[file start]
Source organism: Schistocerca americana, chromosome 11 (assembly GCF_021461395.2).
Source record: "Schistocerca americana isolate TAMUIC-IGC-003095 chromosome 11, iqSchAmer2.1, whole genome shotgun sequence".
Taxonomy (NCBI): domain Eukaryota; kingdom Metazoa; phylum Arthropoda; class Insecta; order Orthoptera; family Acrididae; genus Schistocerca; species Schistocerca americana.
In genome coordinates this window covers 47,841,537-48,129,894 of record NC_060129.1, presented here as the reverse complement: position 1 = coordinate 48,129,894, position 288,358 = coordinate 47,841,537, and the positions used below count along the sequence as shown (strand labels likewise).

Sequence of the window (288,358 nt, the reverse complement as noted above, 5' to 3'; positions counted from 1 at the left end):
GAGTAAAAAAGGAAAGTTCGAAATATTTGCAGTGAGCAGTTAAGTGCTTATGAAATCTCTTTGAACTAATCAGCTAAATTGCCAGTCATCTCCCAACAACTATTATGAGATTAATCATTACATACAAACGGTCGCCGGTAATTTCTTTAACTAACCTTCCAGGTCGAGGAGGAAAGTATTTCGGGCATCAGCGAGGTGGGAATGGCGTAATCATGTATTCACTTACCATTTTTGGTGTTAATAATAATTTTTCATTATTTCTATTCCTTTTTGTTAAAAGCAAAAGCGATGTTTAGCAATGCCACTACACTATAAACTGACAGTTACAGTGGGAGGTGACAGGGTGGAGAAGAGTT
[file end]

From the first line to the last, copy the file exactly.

Source organism: Schistocerca americana, chromosome 11 (assembly GCF_021461395.2).
Source record: "Schistocerca americana isolate TAMUIC-IGC-003095 chromosome 11, iqSchAmer2.1, whole genome shotgun sequence".
Taxonomy (NCBI): domain Eukaryota; kingdom Metazoa; phylum Arthropoda; class Insecta; order Orthoptera; family Acrididae; genus Schistocerca; species Schistocerca americana.
In genome coordinates this window covers 47,841,537-48,129,894 of record NC_060129.1, presented here as the reverse complement: position 1 = coordinate 48,129,894, position 288,358 = coordinate 47,841,537, and the positions used below count along the sequence as shown (strand labels likewise).

Sequence of the window (288,358 nt, the reverse complement as noted above, 5' to 3'; positions counted from 1 at the left end):
GAGTAAAAAAGGAAAGTTCGAAATATTTGCAGTGAGCAGTTAAGTGCTTATGAAATCTCTTTGAACTAATCAGCTAAATTGCCAGTCATCTCCCAACAACTATTATGAGATTAATCATTACATACAAACGGTCGCCGGTAATTTCTTTAACTAACCTTCCAGGTCGAGGAGGAAAGTATTTCGGGCATCAGCGAGGTGGGAATGGCGTAATCATGTATTCACTTACCATTTTTGGTGTTAATAATAATTTTTCATTATTTCTATTCCTTTTTGTTAAAAGCAAAAGCGATGTTTAGCAATGCCACTACACTATAAACTGACAGTTACAGTGGGAGGTGACAGGGTGGAGAAGAGTT